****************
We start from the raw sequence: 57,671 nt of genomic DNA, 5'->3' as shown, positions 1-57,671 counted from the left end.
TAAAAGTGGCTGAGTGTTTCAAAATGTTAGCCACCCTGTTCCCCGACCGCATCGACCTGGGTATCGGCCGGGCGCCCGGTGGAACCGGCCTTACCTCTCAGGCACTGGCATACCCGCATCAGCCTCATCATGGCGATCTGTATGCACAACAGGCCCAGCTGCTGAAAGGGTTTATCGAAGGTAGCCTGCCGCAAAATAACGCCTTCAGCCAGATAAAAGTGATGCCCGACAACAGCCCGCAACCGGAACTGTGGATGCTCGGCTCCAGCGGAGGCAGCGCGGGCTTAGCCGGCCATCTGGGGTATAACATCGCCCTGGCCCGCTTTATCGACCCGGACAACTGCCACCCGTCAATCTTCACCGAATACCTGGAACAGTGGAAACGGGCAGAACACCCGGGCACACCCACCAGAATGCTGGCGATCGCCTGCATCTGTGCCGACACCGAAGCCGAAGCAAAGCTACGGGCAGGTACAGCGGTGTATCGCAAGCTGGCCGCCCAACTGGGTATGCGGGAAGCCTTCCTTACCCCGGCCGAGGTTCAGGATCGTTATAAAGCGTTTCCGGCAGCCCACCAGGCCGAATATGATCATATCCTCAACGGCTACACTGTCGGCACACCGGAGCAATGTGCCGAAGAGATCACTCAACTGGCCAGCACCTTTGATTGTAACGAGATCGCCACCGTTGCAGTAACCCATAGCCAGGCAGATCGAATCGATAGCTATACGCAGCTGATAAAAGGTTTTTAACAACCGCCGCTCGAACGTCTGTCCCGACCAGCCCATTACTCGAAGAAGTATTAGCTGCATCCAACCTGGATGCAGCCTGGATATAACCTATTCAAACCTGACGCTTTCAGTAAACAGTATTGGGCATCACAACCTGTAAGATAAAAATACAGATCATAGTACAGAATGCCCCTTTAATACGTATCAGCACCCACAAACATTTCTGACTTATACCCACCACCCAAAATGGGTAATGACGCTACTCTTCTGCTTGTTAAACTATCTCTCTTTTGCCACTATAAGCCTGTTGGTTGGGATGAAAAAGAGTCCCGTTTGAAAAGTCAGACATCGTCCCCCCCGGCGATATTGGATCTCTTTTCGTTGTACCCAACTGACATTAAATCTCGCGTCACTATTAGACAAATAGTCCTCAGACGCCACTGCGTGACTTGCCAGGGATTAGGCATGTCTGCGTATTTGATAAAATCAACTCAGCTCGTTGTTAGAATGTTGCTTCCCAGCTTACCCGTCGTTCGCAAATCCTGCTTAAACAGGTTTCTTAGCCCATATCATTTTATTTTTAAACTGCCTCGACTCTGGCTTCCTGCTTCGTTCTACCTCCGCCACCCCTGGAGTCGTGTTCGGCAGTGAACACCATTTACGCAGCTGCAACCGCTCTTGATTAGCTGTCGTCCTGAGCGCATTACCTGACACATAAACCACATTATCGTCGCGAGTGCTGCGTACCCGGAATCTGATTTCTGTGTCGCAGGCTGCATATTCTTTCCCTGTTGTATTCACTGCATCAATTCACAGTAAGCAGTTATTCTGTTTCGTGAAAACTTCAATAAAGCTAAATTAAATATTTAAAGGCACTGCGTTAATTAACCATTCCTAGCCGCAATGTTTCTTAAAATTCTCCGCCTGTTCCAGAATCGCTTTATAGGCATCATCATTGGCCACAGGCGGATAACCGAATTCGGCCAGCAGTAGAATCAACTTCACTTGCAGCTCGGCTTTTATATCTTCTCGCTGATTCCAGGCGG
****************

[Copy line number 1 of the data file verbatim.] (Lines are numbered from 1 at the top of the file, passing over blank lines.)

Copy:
We start from the raw sequence: 57,671 nt of genomic DNA, 5'->3' as shown, positions 1-57,671 counted from the left end.